Lung cancer in women: role of estrogens

Expert Rev Respir Med. 2010 Aug;4(4):509-18. doi: 10.1586/ers.10.50.


The incidence of lung cancer in females is increasing, in contrast to that seen in males. In addition, the proportion of lung cancer cases in women attributable to smoking is approximately half of that seen in males. Female sex hormones, especially estrogen, may play a key role in this. Estrogen receptors ERalpha and ERbeta have been detected on lung cancer cells and there is new evidence suggesting that hormone-replacement therapy may increase both the incidence of, and mortality from, lung cancer in women. Laboratory evidence lends credence to the carcinogenic effects of estrogens in lung cancer. This article summarizes the current evidence on their role in lung cancer.

Publication types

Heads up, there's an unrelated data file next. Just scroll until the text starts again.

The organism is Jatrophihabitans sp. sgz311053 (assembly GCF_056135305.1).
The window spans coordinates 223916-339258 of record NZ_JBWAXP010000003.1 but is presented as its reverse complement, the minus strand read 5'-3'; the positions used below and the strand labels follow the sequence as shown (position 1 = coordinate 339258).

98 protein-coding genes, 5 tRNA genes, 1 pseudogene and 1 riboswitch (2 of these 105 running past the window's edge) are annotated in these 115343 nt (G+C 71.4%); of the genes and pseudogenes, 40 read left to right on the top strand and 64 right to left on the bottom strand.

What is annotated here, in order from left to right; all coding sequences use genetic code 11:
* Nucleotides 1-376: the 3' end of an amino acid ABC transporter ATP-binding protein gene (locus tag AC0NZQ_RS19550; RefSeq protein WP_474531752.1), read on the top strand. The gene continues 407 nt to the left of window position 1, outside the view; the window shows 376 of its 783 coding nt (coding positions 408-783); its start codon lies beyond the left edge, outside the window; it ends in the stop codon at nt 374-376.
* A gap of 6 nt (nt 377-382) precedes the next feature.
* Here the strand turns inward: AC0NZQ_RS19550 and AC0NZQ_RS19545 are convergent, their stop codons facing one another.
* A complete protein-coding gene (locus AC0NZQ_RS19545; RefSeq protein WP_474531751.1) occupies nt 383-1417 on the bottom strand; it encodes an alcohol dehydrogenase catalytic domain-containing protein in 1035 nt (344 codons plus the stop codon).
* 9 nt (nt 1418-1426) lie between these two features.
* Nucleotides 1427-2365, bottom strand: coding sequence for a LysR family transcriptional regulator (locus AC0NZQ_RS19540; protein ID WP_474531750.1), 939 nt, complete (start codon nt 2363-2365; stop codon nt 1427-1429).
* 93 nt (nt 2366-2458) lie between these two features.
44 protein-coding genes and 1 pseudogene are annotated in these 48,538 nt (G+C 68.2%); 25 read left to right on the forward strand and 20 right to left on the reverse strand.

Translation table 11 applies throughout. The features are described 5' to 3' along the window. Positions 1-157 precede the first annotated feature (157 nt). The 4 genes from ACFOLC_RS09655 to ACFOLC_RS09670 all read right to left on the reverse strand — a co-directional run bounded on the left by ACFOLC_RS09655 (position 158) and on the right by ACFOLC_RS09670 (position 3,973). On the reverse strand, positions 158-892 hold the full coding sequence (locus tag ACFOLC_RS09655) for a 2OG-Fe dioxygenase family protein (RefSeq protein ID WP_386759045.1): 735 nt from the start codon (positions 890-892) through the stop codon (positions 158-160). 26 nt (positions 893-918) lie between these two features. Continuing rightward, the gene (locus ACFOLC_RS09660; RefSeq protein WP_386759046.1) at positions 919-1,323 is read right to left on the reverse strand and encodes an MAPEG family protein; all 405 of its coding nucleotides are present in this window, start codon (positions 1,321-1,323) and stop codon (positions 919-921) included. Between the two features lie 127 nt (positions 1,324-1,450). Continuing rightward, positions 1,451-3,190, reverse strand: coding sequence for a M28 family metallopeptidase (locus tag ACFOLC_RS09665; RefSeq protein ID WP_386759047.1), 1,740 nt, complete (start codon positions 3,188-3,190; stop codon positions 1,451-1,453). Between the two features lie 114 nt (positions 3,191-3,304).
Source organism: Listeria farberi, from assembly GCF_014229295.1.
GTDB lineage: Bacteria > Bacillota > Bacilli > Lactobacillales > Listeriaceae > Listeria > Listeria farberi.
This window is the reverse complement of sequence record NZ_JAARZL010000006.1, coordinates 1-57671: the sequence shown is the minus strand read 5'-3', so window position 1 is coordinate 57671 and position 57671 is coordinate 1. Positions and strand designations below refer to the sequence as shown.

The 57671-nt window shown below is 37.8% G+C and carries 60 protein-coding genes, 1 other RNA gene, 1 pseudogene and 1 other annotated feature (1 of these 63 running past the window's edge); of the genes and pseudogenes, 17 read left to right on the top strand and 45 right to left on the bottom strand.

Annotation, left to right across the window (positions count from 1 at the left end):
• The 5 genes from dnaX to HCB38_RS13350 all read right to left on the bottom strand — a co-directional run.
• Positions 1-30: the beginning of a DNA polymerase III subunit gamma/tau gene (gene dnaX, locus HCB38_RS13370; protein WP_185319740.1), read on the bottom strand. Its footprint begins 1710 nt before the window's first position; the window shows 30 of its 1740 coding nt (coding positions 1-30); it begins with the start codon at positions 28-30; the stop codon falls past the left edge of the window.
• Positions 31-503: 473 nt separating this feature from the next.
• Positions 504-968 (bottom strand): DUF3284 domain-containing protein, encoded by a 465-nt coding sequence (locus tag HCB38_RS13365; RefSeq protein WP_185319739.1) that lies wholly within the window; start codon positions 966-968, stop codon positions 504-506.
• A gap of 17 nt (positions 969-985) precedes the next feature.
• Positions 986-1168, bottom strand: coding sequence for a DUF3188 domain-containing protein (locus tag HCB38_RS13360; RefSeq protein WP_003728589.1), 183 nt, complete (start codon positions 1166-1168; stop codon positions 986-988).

• Research Support, N.I.H., Extramural
  • Research Support, U.S. Gov't, Non-P.H.S.

MeSH terms

  • Animals
  • Antineoplastic Agents, Hormonal / therapeutic use
  • Estrogen Receptor alpha / drug effects
  • Estrogen Receptor alpha / metabolism*
  • Estrogen Receptor beta / drug effects
  • Estrogen Receptor beta / metabolism*
  • Estrogen Replacement Therapy / adverse effects*
  • Evidence-Based Medicine
  • Female
  • Gonadal Steroid Hormones / metabolism*
  • Humans
  • Incidence
  • Lung Neoplasms / drug therapy
  • Lung Neoplasms / epidemiology
  • Lung Neoplasms / etiology*
  • Lung Neoplasms / metabolism
  • Male
  • Prognosis
  • Risk Assessment
  • Risk Factors
  • Sex Factors


  • Antineoplastic Agents, Hormonal
  • Estrogen Receptor alpha
  • Estrogen Receptor beta
  • Gonadal Steroid Hormones